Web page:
This street could have been laid out with sharp corners, instead of the gentle sweep that we see. The result is a complex intersection, with side streets coming in from two or more directions, that almost forms a square. It is not a good arrangement for vehicular traffic, but works fine for pedestrians and bicyclists.
One advantage of gentle curves is that they facilitate the installation of trams, which have difficulty negotiating sharp curves. A disadvantage, if automobile traffic is allowed, is that the cars can negotiate the corner at much higher speed.
The scene is free of overhead wires, which implies that the trams are still drawn by horses.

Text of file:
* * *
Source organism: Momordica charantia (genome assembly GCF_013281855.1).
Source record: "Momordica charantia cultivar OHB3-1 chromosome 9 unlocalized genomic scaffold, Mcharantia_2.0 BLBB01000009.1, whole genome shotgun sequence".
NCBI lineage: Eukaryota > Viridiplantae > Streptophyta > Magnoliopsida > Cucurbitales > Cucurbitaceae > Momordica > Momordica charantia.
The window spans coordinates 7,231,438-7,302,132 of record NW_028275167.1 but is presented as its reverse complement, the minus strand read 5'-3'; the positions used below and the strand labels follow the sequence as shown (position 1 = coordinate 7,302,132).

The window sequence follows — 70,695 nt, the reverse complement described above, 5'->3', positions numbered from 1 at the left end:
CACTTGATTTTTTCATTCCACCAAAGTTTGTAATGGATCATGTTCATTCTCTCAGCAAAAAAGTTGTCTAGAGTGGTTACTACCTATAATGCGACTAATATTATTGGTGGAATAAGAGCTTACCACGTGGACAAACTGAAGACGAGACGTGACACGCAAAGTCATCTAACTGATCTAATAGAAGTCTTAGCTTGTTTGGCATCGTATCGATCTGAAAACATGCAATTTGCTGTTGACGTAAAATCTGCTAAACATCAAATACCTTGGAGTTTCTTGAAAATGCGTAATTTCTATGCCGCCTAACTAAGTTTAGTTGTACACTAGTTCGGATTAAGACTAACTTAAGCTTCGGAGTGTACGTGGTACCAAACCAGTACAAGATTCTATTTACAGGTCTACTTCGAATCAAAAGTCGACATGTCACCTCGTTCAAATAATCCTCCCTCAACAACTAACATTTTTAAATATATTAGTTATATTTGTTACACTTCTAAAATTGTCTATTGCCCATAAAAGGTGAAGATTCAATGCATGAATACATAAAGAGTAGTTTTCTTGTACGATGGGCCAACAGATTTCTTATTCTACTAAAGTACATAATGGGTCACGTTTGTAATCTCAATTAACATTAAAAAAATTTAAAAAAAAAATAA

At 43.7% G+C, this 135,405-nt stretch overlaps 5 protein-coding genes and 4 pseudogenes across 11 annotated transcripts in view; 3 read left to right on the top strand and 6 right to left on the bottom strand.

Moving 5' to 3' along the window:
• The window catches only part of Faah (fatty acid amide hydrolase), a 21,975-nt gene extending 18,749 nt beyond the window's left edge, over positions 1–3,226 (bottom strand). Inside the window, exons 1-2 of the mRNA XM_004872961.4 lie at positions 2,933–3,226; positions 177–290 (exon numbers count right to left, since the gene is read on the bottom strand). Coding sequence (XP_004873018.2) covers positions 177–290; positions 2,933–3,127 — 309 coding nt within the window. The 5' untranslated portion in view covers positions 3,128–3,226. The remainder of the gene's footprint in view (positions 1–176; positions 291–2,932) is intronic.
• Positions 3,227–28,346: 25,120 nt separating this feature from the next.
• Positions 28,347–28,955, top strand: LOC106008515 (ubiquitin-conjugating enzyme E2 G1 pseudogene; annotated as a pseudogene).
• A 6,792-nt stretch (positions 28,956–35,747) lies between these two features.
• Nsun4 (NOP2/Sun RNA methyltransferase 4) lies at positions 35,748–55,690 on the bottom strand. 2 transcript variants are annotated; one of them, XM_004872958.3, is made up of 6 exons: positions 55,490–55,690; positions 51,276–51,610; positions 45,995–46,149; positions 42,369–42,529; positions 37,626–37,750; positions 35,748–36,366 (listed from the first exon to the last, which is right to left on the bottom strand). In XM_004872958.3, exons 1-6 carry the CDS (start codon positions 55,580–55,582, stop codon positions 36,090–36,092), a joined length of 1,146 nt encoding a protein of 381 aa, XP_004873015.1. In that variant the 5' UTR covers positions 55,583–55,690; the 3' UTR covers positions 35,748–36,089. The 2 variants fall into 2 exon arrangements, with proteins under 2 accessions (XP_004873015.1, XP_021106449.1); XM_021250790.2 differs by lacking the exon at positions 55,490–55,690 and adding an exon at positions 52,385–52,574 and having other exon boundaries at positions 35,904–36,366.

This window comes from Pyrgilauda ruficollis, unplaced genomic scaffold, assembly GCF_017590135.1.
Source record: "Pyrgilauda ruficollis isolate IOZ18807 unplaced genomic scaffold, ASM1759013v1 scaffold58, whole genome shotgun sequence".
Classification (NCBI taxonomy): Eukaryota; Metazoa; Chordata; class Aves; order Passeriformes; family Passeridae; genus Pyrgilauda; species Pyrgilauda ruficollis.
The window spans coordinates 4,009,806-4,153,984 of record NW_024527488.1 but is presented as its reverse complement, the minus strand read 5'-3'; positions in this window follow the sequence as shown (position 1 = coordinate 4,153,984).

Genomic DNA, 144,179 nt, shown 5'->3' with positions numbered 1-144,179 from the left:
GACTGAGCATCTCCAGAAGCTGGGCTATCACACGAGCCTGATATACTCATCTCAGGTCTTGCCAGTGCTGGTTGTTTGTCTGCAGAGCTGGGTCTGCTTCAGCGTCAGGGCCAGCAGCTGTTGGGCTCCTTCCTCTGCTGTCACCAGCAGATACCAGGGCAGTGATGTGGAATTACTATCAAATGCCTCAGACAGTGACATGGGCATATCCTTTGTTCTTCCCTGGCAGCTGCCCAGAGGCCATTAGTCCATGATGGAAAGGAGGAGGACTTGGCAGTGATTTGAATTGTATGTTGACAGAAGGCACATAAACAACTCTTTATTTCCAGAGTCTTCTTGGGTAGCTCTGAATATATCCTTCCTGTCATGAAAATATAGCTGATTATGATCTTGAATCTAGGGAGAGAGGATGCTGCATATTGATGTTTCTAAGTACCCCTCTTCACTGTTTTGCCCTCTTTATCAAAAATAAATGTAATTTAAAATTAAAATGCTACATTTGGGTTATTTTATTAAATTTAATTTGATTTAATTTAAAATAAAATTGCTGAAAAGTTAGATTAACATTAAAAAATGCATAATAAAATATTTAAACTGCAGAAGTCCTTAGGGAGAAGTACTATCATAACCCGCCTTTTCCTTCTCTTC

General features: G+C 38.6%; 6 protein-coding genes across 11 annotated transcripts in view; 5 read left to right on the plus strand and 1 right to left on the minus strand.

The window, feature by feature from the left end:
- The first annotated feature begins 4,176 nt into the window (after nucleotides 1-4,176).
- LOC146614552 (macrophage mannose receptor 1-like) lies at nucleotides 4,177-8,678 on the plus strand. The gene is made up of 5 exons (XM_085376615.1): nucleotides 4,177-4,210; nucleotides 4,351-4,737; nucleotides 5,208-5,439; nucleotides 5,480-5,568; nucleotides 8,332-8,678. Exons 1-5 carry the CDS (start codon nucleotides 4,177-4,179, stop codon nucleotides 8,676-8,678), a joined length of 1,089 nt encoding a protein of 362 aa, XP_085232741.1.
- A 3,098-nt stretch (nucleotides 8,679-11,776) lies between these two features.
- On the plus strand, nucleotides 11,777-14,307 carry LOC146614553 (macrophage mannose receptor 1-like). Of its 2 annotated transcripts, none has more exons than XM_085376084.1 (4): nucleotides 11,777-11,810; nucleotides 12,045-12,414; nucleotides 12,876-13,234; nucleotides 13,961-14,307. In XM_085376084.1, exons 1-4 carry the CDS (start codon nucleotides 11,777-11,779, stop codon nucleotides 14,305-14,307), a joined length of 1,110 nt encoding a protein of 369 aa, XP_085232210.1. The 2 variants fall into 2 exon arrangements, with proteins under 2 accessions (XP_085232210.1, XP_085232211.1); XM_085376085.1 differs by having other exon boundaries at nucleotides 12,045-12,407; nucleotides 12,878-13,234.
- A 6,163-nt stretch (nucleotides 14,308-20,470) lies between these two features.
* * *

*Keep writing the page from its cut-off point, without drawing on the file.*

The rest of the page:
Notice that the buildings are actually fairly large. When coupled with the very steep roofs in use, this leads to as many as three occupied floors inside the roof. This is an efficient and economical way to create space, although it would be a long climb to the uppermost floor, a garret that is well suited to the needs of young people with limited income, such as students and struggling artists. It is important to provide spaces to meet these needs, and this is an excellent solution.
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